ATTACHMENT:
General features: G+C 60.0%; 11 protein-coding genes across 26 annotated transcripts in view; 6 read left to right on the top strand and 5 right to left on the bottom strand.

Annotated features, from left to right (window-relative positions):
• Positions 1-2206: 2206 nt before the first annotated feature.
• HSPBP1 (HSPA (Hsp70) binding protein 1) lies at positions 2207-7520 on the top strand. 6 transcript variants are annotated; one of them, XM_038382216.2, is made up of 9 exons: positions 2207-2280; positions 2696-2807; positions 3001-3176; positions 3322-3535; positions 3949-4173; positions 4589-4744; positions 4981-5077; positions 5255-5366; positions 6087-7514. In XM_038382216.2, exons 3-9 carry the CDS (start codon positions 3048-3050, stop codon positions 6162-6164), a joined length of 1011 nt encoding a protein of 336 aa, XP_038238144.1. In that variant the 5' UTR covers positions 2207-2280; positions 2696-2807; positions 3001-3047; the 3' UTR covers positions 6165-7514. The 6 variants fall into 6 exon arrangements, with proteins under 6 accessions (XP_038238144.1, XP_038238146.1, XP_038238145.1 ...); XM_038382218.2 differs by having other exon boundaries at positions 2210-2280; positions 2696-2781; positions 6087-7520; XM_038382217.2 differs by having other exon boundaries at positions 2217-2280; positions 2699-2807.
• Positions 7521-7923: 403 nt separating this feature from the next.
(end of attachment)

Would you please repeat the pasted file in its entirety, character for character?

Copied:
General features: G+C 60.0%; 11 protein-coding genes across 26 annotated transcripts in view; 6 read left to right on the top strand and 5 right to left on the bottom strand.

Annotated features, from left to right (window-relative positions):
• Positions 1-2206: 2206 nt before the first annotated feature.
• HSPBP1 (HSPA (Hsp70) binding protein 1) lies at positions 2207-7520 on the top strand. 6 transcript variants are annotated; one of them, XM_038382216.2, is made up of 9 exons: positions 2207-2280; positions 2696-2807; positions 3001-3176; positions 3322-3535; positions 3949-4173; positions 4589-4744; positions 4981-5077; positions 5255-5366; positions 6087-7514. In XM_038382216.2, exons 3-9 carry the CDS (start codon positions 3048-3050, stop codon positions 6162-6164), a joined length of 1011 nt encoding a protein of 336 aa, XP_038238144.1. In that variant the 5' UTR covers positions 2207-2280; positions 2696-2807; positions 3001-3047; the 3' UTR covers positions 6165-7514. The 6 variants fall into 6 exon arrangements, with proteins under 6 accessions (XP_038238144.1, XP_038238146.1, XP_038238145.1 ...); XM_038382218.2 differs by having other exon boundaries at positions 2210-2280; positions 2696-2781; positions 6087-7520; XM_038382217.2 differs by having other exon boundaries at positions 2217-2280; positions 2699-2807.
• Positions 7521-7923: 403 nt separating this feature from the next.